- by Tiffiny Rossi
Slush had a record-breaking year. And we’re not talking the icy slop found on the streets of Helsinki from November until April. We mean the annual two-day international startup and investor event. A record 17,500 guests made it to the conference this year, including 2,336 startups, 1,146 investors, 610 journalists, and 12 Tuxerians in red hoodies.
Tuxera is no longer a startup, but tech and innovation are always central to Slush, which is why we showed up in such force. From what we saw, the trending topics in the European startup scene are: artificial intelligence (AI), virtual and augmented reality (VR/AR), data mining and analysis, mobility (including self-driving cars), and space technology. There was something for everyone there, and each of us went in with a different mission. Read on for more of what we learned at Slush 2016.
A lot going on with AI, AR, and VR
“It was really interesting to see all kinds of artificial intelligence applications popping up. Maybe now all the gargantuan amounts of data gathered will actually be used for something big! Also, be on the lookout. Virtual and augmented reality will approach their hype cycle peaks in early 2017, which means we’ll start to see where these technologies will actually fly and where they will not.”
—Tuomas Niska, PR and Communications Manager
Concern for our environment, our jobs, and people
“Many of the talks and startups that caught my attention were focused on sustainable technology, space tech, and using data to change the way we live and move around. The community is clearly concerned about the impact technology has on our environment, our jobs, and people in general. Several discussions at Slush also touched on political, philosophical, and socioeconomic topics related to technology. People in this sphere have a unique vantage point on how rapidly technology is advancing. Slush showed us that the tech community should play an active role in creating forward-thinking legislation, economic solutions, and education initiatives to keep pace with that progress.”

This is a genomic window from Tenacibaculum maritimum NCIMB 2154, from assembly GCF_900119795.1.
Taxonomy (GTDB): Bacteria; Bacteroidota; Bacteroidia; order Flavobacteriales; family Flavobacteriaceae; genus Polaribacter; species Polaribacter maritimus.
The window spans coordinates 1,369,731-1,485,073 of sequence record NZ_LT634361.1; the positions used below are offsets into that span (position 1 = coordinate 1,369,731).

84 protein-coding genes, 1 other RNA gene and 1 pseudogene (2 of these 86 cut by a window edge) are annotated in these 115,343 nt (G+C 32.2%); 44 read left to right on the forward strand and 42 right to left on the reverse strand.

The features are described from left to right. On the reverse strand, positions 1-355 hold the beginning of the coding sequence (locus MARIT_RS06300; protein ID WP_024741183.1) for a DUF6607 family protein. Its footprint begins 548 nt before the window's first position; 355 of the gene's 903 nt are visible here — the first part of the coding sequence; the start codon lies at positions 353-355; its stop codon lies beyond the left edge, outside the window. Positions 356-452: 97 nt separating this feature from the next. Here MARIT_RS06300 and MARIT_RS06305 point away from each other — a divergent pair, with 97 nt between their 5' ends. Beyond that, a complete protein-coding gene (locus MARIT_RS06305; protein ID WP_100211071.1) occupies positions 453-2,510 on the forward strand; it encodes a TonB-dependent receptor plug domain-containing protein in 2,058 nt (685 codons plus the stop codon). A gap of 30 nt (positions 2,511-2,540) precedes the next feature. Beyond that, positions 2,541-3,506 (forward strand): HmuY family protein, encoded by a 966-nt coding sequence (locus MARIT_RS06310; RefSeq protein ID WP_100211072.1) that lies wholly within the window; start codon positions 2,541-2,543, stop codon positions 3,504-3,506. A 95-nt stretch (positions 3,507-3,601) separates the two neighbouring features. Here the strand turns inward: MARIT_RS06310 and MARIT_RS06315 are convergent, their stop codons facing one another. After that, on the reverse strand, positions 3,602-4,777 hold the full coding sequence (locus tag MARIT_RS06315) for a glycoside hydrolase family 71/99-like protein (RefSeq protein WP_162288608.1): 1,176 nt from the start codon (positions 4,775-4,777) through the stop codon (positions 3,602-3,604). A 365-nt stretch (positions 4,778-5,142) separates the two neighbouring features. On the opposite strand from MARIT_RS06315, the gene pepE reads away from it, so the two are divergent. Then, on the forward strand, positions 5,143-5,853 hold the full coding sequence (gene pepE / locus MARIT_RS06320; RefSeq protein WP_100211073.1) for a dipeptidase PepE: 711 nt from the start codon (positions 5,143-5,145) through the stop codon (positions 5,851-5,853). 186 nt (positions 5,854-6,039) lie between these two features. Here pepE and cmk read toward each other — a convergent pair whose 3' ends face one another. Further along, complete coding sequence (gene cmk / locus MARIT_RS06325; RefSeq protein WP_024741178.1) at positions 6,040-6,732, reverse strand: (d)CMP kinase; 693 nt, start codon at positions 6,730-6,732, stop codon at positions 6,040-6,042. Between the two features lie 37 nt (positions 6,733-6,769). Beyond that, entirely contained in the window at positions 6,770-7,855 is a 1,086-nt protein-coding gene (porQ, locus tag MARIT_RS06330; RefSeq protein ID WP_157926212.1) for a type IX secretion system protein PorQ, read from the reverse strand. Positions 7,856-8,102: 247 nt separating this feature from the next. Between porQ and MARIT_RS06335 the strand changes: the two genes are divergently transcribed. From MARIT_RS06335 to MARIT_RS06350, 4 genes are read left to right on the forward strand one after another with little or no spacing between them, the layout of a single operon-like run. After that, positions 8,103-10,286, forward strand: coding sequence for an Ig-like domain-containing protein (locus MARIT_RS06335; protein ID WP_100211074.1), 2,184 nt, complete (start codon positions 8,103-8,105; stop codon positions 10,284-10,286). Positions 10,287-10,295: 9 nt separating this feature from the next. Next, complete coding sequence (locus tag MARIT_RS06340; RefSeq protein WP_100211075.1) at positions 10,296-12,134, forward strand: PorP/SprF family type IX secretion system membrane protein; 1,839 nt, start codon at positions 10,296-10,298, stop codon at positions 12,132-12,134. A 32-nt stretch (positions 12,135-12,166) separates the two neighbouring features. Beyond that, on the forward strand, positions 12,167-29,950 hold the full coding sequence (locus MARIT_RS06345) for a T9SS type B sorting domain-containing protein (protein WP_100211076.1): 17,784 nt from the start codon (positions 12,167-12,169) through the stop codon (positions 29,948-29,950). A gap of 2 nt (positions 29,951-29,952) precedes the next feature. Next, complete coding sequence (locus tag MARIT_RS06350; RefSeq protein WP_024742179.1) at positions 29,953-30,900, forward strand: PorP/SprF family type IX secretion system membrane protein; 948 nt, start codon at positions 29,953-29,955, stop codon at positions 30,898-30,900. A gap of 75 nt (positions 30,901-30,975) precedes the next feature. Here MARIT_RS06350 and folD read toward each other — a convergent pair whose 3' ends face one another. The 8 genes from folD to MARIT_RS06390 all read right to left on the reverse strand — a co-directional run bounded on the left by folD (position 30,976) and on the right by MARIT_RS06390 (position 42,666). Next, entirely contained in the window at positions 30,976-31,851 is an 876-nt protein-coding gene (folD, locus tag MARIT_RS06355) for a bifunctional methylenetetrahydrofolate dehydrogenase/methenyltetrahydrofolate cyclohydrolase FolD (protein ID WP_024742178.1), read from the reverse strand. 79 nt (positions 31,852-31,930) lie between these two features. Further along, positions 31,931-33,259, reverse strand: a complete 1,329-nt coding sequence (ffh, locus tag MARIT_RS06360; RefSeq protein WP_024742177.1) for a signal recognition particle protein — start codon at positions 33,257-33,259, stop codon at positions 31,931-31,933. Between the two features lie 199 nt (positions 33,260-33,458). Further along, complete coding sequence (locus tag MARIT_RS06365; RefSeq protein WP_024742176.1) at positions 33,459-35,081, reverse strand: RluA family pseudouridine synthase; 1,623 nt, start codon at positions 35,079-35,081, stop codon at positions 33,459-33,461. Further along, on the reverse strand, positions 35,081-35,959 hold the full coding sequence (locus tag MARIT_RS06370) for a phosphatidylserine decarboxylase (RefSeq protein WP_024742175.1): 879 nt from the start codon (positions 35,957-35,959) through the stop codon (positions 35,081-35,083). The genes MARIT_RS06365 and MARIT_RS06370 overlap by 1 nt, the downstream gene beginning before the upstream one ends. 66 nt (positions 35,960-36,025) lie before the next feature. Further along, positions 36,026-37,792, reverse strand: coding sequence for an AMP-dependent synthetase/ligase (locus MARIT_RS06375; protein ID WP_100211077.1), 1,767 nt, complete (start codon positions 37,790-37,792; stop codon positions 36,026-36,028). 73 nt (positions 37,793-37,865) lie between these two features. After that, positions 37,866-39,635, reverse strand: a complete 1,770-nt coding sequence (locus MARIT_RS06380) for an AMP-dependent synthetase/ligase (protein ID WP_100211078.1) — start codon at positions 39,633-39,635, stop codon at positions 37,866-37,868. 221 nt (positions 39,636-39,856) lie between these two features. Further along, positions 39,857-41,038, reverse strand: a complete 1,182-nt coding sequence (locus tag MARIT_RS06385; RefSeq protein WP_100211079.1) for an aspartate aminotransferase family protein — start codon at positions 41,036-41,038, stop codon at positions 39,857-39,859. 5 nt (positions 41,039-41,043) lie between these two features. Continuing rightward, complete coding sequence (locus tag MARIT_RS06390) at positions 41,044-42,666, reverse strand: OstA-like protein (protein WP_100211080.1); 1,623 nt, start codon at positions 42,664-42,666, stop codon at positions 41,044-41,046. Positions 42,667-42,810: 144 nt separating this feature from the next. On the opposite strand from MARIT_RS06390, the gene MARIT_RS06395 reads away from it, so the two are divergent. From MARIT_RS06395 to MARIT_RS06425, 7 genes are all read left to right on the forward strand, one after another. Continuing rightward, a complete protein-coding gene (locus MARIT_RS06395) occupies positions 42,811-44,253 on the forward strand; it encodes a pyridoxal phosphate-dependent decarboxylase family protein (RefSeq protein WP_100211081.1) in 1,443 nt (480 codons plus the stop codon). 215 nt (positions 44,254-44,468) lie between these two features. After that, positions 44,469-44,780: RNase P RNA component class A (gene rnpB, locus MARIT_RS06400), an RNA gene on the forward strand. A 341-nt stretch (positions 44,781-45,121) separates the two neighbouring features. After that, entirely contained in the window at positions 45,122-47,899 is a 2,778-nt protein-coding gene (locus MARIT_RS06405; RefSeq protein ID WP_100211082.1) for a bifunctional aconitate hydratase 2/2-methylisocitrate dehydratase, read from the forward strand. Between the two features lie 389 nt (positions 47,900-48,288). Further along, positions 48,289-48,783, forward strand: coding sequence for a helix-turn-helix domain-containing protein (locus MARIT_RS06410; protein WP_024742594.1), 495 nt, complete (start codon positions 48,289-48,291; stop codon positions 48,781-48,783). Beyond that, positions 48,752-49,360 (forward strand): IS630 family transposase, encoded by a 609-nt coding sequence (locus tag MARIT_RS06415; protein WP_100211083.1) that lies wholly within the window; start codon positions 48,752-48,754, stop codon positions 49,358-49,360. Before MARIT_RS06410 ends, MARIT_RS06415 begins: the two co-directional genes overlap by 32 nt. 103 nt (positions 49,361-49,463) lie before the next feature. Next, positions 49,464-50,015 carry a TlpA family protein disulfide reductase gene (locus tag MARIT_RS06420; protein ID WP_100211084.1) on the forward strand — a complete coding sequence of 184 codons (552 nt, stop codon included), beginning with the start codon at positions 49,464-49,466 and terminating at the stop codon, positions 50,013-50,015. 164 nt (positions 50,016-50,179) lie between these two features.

—Tiffiny Rossi, Content Manager
Slush 2016 was true to its startup roots
“I was happy to see Slush has come back to its roots and give the spotlight to startups again. Big organizations like Google, Microsoft, and Samsung had smaller spaces than in past years, with exception of Nokia, which was showcasing their innovation projects.
Hot topics on the event floor were AI, VR, and autonomous driving. Data mining and analysis was pretty dominant too – for example, a lot of startups had developed dashboards or analytics platforms to crunch all types of data.
I didn’t see a lot in terms of hardware this year, however. One hardware company that attracted attention was Eve Tech. They were the startup behind Eve V, a crowdfunded PC that raised $1 million in just four days.”
—Eva Rio, Service Design and Marketing Manager
Startups serving up enterprise software
“I agree with Eva. I’ve been to Slush now four times and I’m happy to see the focus return to startups. They were physically located in the center of the venue. I think that’s meaningful in the broader context of what Slush is about – that startups are central to innovation.
This year many startups had enterprise software solutions, primarily for analyzing data and metrics. There were also a lot of interesting uses for VR, especially in travel and gaming. This year, I saw a lot less internet of things (IoT) technology than I would have expected given all the hype. In that sphere, retail and indoor navigation solutions were heavily represented. There was also a lot less shareconomy solutions than in previous years – meaning less “the Uber of X-industry” startups.
—Claudio M. Camacho, Head of Marketing
Need an investor? Find the perfect match at Slush
“Slush’s online Matchmaking tool is a great way for startups to find and book meetings with investors, companies, and the media. I’ve been to many startup events around the world, and there’s nothing like this anywhere. My advice for startups: start booking your meetings early on. The time slots fill up fast.”
—Shane Allen, Business Manager and Product Owner
All brands big and small should keep it real
There were also a few sessions on design and brand building for startups, which our graphic designer, Jukka Malkamäki attended. “A common theme in these talks was authenticity. A brand needs to feel real to its audience. Andrew Stalbow, co-founder of Seriously presented this case most convincingly. He cited research on how young people feel YouTubers are bigger stars than Hollywood actors. These video bloggers share a lot about their lives and actively engage with their audiences – they act authentically. This is a stark contrast to the glamor of Hollywood, which seems distant and fake. Andrew also had some good advice for all brands big and small about keeping it real: Go beyond performance marketing. Don’t forget creativity – and don’t take yourself too seriously.”
There’s lots of innovation waiting to be found at tech events all over the world. This year we also went to IFA, the largest consumer electronics fair in Europe. See what we learned there in our IFA16 wrap-up.